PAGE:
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On the Frontline

There are those who speak heatedly about abortion, either for or against, from a distance, their voice hypothetical. There are those who sit with a woman, listen to her story, see her broken heart revealed and hold her hand as she cries, “I can’t have this baby.” And then there are those, truly on the frontline, who perform abortions.

The Making of an Activist

As a medical student, I was covered by my mother’s health insurance plan (thanks, Obama!). At that time, however, her (my) insurance carrier and my university's health system were in the midst of renegotiating their contract--and therefore my insurance was not accepted at the university-affiliated gynecology practice. In need of a pap smear and a refill of my birth control prescription, I turned to Google and found there was a Planned Parenthood clinic within walking distance of my apartment.


It is 1989. My earliest memory of myself is of riding on my dad’s shoulders and holding a placard that reads "Pro-Choice." Chants of "Her Body, Her Choice" reverberate around me. I’m barely four years old, but this is not my first protest. In my family, abortion has never had a question mark after it.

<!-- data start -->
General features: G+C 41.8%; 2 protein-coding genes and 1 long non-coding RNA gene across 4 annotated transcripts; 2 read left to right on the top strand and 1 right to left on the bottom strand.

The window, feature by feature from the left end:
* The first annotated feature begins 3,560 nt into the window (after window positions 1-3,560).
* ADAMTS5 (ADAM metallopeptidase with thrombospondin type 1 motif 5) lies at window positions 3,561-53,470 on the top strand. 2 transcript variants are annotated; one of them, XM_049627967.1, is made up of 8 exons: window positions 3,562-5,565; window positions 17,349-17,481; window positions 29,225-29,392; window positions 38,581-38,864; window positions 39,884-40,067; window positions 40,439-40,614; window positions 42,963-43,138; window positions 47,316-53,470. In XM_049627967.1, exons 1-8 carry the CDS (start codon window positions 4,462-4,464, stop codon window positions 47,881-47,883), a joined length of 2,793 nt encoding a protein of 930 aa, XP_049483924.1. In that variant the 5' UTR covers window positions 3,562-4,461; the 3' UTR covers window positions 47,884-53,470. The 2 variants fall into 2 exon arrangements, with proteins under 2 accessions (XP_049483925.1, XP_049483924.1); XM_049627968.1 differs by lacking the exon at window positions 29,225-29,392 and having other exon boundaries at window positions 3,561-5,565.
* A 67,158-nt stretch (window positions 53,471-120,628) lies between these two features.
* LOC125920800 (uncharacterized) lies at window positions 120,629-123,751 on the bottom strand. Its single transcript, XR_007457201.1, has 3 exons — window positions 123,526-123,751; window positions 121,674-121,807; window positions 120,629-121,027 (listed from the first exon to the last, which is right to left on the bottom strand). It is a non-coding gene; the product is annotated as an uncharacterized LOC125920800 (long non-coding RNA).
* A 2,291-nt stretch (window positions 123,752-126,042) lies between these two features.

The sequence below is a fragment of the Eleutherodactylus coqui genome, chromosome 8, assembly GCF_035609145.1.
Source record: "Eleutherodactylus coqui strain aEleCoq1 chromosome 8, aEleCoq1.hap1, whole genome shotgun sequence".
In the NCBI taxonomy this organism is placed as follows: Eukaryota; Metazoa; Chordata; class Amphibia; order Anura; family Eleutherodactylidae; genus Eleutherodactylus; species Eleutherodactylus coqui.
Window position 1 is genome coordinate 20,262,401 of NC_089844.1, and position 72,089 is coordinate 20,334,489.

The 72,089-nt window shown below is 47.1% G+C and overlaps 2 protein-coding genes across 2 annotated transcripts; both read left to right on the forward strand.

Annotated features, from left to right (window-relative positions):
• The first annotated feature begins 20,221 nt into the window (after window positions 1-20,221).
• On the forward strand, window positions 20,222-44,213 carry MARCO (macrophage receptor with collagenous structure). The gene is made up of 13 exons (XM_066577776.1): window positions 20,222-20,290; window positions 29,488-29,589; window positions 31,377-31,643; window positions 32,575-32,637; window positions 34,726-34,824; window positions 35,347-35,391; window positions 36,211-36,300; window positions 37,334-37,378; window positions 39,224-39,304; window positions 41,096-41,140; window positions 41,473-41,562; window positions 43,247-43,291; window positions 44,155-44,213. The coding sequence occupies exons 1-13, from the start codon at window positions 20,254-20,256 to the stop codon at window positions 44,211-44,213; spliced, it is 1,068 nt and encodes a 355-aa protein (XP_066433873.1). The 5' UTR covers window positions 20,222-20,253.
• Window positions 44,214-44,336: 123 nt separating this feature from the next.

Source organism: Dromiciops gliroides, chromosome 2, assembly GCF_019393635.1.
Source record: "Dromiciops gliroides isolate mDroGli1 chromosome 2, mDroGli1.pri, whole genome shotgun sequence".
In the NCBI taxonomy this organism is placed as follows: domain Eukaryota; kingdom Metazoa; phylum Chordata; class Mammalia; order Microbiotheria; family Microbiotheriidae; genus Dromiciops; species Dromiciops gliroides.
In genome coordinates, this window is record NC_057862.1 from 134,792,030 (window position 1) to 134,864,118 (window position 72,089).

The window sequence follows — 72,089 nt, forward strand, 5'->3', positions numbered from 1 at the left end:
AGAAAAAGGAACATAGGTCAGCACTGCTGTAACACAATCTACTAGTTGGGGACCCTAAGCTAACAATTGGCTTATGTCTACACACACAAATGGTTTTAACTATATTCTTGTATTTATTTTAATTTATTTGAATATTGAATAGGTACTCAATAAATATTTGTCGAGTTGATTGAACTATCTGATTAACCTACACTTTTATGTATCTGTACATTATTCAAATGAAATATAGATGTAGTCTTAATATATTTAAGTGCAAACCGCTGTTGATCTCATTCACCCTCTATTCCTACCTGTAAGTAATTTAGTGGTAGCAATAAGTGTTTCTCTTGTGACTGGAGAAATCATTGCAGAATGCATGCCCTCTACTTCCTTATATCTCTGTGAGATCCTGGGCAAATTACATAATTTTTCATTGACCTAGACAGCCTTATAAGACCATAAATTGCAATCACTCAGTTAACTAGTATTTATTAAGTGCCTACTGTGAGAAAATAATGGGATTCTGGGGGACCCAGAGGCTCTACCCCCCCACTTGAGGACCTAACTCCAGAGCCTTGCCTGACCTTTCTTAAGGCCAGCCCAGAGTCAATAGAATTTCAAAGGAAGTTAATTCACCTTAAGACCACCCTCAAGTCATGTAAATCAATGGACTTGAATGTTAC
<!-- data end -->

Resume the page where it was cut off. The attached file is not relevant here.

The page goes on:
The Lightness of Choice

Abortion was not a concept that played a role in my life. I never imagined that rape would leave me with an unwanted pregnancy; I refused to consider that any future child would face multiple disabilities that might diminish or eliminate his or her quality of life. Instead, I married and, nine months later, found myself pregnant.

Unfortunately, I discovered my pregnancy after getting special vaccinations for a trip to Greece. The doctor feared that one of the shots he had given me might affect the fetus, leading to birth defects in my first child. I remember his looking directly into my eyes and reciting my options: remain pregnant or abort.

An Editor's Invitation: Abortion

This month's More Voices theme is Abortion.

For a long time, we've resisted posting this theme out of concern that it would generate more heat than light--more vitriol than compassion. But recent legislation that would make abortions illegal in Alabama, Georgia, Ohio, Kentucky, Mississippi, Missouri, and now Louisiana has made us think that we need to find a way to broach this subject and talk about it with kindness and respect for one another.

Might we start that conversation by sharing our personal stories about abortion?

I hope so, and I'd like to share two experiences.